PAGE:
Wolves' Raúl Jiménez 'comfortable' after surgery on fractured skull

Raúl Jiménez has undergone surgery on a fractured skull after suffering the injury in Wolves’ win at Arsenal on Sunday.

The striker received lengthy treatment on the pitch after a sickening clash of heads with David Luiz at the Emirates Stadium before being taken to hospital. Wolves released an update on Jimenez’s condition on Monday morning, saying on their official website: “Raul is comfortable following an operation last night, which he underwent in a London hospital.”

Wolves’ statement continued: “He has since seen his partner Daniela and is now resting. He will remain under observation for a few days while he begins his recovery.
“The club would like to thank the medical staff at Arsenal, the NHS paramedics, hospital staff and surgeons who, through their skill and early response, were of such help. The club ask that Raul and his family are now afforded a period of space and privacy, before any further updates are provided in due course.”

Headway, the brain injury association, has reiterated its call for concussion substitutes to be introduced in football after the clash of heads. David Luiz was allowed to carry on playing after having his head bandaged before being substituted at half-time. Headway expressed its “anger and disappointment at football’s continued failings to protect its players from concussion” in a statement and said its thoughts were with Jiménez and his family. But it was Luiz’s continued participation in the match that was the big concern for Luke Griggs, Headway’s deputy chief executive.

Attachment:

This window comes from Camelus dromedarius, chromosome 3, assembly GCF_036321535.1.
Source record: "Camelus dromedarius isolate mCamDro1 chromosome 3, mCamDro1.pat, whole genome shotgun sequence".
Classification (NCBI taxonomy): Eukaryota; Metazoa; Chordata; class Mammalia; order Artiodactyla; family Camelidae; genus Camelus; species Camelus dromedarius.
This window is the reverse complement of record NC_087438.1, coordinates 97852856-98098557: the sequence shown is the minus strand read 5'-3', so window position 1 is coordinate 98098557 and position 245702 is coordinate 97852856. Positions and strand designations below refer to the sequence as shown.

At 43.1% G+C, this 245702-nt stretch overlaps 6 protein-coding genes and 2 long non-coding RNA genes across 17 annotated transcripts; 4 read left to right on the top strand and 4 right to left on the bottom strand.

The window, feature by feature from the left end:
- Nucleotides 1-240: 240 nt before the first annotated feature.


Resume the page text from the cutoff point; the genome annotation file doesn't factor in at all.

Griggs said: “Too often in football we see players returning to the pitch having undergone a concussion assessment only to be withdrawn a few minutes later when it is clear that they are not fit to continue. That is the very reason why we urgently need temporary concussion substitutes in football. You simply cannot take a risk with head injuries. One further blow to the head when concussed could have serious consequences.

“The question that has to be asked is, had the concussion substitutes rule been in place, would Luiz have been allowed to return to the field of play? Would that extra time in the treatment room have led to a different decision being made? The concussion protocol clearly states that ‘anyone with a suspected concussion must be immediately removed from play’, while the sport continues to promote an ‘if in doubt, sit it out’ approach to head injuries.

“Time and time again we are seeing this rhetoric not being borne out by actions on the pitch. Something is not right. This cannot be allowed to continue. How many warnings does football need?”

Arsenal insisted they followed all the protocols, with Mikel Arteta saying: “He responded really well to all of them. David wanted to continue but at half-time we decided to take him out because he wasn’t comfortable heading the ball.”

source: theguardian.com